How does he do it? With the remarkable rhythmic drive he can achieve, the sheer speed of his thought, the profusion of his ideas and the dynamism of his work at all tempos. Whether playing ballads, blues, bebop or more contemporary musical dialects, Perrillo never lets the intensity of his music flag – every note means something, nothing is tossed off.

But the journey has not been easy for Perrillo.

"I didn't have the privilege of going to (college) – I'm a self-taught guy," says the pianist, who moved to Chicago from his native South Florida in 1990 on the advice of multi-instrumentalist Ira Sullivan.

"I came here on Ira's recommendation, and I also had a friend here who offered her couch. I came here with $470 in my pocket, and even 24 years ago you couldn't go to New York with that."

Perrillo has been "just trying to do whatever I can to survive" ever since, no easy task in the realm of jazz. But on purely artistic terms he has been quite successful, his reputation earning him a major commission at Millennium Park in 2009, recording dates backing everyone from Von Freeman to Fareed Haque and a part-time position as jazz studies lecturer at DePaul University's School of Music.

"It's been good for me," says Perrillo, referring to teaching. "It forces me to go back and think about things I've learned just empirically by having to support myself as a musician since I was 17. Things I've just learned by being on the bandstand – it's forced me to break it down to more bite-sized chunks, and for me it's been good to do that.

"Because being a self-taught musician, you really don't learn in that way. … When the kids are gifted and hard-working, (teaching) is among the most rewarding things I can think of."

Perhaps one of these days the rest of the world will discover what Perrillo's students and hard-core listeners already know: At 51, Perrillo ranks among the most protean pianists in jazz.

He'll get a chance to prove that again on Saturday night.

Also worth hearing

Patricia Barber: A singular Chicago singer-pianist-songwriter, Barber celebrates the 10th anniversary of Contempo's annual double-bill program featuring jazz and contemporary classical music. She'll be joined by the Ari Hoenig Trio; the concert also will present the Pacifica Quartet. 7:30 p.m. Saturday at the University of Chicago's Logan Center for the Arts, 915 E. 60th St.; $25; 773-702-2787 or ticketsweb.uchicago.edu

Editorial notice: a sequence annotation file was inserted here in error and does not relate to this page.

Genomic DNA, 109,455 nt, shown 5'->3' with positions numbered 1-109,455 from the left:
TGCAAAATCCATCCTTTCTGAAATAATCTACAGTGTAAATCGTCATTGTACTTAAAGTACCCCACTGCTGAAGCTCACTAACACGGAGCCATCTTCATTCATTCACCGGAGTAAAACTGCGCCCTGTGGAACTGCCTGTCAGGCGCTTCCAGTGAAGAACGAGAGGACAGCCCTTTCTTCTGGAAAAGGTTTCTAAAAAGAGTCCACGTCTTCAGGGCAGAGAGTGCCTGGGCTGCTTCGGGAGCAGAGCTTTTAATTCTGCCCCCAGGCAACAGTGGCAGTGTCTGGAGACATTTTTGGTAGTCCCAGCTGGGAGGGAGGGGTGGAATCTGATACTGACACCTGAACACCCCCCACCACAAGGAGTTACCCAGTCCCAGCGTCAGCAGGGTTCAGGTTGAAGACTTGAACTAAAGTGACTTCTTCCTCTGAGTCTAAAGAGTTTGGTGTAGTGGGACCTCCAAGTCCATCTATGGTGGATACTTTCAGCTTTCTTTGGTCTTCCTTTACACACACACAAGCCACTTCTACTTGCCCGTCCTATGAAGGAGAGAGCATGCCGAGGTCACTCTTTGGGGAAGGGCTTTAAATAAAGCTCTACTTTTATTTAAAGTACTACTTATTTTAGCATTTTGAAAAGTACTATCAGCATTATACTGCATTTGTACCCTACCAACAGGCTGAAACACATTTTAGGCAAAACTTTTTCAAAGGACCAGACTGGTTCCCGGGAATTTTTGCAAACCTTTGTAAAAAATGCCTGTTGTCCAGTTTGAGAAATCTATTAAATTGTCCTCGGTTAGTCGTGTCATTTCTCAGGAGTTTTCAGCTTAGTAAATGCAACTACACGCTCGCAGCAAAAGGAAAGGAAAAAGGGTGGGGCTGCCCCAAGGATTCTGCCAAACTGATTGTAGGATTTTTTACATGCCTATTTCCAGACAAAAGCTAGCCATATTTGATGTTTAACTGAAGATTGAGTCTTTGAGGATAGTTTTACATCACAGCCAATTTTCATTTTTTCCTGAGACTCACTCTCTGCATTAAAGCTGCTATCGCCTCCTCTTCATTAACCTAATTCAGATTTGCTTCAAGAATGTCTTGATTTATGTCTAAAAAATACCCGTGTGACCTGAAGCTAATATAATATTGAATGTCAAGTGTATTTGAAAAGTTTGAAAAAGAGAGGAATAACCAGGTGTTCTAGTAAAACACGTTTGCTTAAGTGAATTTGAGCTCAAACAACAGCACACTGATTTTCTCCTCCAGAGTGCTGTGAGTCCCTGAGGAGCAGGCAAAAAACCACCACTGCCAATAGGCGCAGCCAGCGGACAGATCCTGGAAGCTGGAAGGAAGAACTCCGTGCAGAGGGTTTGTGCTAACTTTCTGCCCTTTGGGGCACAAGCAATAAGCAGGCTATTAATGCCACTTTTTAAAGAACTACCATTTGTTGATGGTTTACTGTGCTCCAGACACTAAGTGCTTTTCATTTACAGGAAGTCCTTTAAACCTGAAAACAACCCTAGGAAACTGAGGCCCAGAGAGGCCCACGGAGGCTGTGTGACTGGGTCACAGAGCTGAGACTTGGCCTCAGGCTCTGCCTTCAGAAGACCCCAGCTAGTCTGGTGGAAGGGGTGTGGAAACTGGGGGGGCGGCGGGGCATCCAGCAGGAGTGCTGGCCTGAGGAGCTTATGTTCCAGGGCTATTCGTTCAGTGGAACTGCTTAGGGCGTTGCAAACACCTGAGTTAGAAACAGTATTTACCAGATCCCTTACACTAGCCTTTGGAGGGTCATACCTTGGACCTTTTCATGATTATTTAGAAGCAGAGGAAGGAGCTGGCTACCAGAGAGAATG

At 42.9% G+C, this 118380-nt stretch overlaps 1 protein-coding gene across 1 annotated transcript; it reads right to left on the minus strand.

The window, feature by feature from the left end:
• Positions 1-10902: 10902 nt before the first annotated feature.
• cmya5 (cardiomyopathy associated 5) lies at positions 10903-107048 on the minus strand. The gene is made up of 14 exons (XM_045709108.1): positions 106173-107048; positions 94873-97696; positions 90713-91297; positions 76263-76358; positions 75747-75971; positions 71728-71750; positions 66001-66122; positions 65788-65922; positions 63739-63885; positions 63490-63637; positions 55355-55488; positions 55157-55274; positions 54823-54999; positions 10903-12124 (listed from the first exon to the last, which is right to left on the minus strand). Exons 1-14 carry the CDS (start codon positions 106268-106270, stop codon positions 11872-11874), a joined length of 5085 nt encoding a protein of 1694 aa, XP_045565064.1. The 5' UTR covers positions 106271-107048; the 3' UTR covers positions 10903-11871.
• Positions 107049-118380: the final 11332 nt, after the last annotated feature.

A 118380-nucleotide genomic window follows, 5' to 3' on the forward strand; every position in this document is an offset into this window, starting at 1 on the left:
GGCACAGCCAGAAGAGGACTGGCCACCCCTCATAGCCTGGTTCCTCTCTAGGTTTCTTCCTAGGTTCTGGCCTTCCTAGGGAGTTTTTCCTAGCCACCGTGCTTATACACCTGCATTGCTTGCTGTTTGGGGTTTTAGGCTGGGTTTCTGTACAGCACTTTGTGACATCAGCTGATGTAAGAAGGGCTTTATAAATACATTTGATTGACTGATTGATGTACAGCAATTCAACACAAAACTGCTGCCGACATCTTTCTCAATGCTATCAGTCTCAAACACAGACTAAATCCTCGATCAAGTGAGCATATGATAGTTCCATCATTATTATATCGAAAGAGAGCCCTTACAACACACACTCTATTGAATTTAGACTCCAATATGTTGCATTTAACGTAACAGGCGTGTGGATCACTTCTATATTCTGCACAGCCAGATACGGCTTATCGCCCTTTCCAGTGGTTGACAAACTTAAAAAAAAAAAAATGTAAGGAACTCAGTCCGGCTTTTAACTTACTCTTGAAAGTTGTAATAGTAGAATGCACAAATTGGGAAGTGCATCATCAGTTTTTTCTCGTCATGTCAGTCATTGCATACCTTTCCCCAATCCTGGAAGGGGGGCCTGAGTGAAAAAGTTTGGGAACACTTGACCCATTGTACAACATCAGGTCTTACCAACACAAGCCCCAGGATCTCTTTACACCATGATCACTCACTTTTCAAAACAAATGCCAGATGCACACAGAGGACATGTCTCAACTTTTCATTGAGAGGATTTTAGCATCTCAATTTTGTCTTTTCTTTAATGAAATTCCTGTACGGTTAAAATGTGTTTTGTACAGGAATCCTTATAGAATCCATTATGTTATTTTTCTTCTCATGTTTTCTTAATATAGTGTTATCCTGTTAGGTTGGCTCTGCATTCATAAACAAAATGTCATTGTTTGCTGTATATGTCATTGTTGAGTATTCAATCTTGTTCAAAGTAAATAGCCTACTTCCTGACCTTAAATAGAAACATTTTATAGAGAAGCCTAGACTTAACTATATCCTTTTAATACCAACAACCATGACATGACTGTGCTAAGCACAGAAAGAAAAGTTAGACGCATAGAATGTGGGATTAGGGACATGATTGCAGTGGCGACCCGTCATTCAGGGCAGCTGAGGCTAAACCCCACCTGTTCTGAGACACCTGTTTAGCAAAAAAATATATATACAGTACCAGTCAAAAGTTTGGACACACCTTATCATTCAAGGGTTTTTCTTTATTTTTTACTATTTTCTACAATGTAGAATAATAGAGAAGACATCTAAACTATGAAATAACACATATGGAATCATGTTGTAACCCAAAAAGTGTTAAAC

Wallace Roney: The hard-hitting trumpeter, a protégé of Miles Davis, leads his quartet. 8 and 10 p.m. Friday and Saturday; 4, 8 and 10 p.m. Sunday; at the Jazz Showcase, 806 S. Plymouth Court; $25-$40; 312-360-0234 or jazzshowcase.com

Midwest Gypsy Swing Fest: The double-bill features Harmonious Wail and the Gonzalo Bergara Quartet. 9 p.m. Friday at the Green Mill Jazz Club, 4802 N. Broadway; $12; 773-878-5552 or greenmilljazz.com

Jason Stein Quartet: The inventive bass clarinetist shares the stage with tenor saxophonist Keefe Jackson, bassist Joshua Abrams and drummer Frank Rosaly. 9:30 p.m. Friday at Constellation, 3111 N. Western Ave.; $8; constellation-chicago.com

Dee Alexander: A remarkably chameleonic vocalist, Alexander will take on music of Jimi Hendrix, James Brown, Nina Simone and Dinah Washington. 8 p.m. Saturday at Governors State University's Center for the Performing Arts, 1 University Parkway, University Park; 708-235-2222 or govst.edu

To read more from Howard Reich on jazz, go to chicagotribune.com/reich.

hreich@tribune.com

Twitter @howardreich

Ron Perrillo Quintet

When: 8 p.m. Saturday

Where: Green Mill Jazz Club, 4802 N. Broadway

Tickets: $12; 773-878-5552 or greenmilljazz.com